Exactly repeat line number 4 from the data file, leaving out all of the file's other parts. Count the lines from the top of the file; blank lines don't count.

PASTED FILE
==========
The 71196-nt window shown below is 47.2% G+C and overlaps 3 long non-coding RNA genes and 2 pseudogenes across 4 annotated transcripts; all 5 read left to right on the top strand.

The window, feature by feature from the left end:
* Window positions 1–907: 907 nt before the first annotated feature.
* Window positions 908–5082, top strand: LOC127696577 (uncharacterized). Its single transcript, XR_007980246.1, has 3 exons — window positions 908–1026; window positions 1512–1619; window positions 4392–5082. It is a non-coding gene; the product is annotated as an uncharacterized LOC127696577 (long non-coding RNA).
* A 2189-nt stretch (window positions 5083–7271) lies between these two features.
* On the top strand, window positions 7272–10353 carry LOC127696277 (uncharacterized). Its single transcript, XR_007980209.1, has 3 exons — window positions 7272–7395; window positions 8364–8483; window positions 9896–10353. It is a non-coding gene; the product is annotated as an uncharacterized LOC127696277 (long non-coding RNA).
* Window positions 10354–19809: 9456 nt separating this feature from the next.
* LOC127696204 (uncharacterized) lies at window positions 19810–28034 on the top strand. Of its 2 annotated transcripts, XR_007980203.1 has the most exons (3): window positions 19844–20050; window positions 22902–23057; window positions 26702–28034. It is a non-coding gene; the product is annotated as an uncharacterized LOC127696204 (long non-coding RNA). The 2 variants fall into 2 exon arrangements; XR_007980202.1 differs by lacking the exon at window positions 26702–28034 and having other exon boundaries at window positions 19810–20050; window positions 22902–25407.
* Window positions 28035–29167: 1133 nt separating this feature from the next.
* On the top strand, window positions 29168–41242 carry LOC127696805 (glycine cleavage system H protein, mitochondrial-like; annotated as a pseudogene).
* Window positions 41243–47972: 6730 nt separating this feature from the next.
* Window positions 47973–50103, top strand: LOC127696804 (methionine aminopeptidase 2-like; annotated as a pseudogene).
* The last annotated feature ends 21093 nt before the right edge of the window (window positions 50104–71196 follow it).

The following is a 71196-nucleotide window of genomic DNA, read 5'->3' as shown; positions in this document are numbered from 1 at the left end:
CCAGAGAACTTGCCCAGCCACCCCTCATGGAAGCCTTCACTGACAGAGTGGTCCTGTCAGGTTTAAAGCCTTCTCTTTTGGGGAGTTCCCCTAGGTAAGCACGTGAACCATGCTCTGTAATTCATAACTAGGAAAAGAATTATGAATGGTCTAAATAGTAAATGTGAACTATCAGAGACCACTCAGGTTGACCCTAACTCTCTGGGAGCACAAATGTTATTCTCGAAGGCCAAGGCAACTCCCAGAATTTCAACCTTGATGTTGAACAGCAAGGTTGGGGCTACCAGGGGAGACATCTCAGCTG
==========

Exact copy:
* Window positions 908–5082, top strand: LOC127696577 (uncharacterized). Its single transcript, XR_007980246.1, has 3 exons — window positions 908–1026; window positions 1512–1619; window positions 4392–5082. It is a non-coding gene; the product is annotated as an uncharacterized LOC127696577 (long non-coding RNA).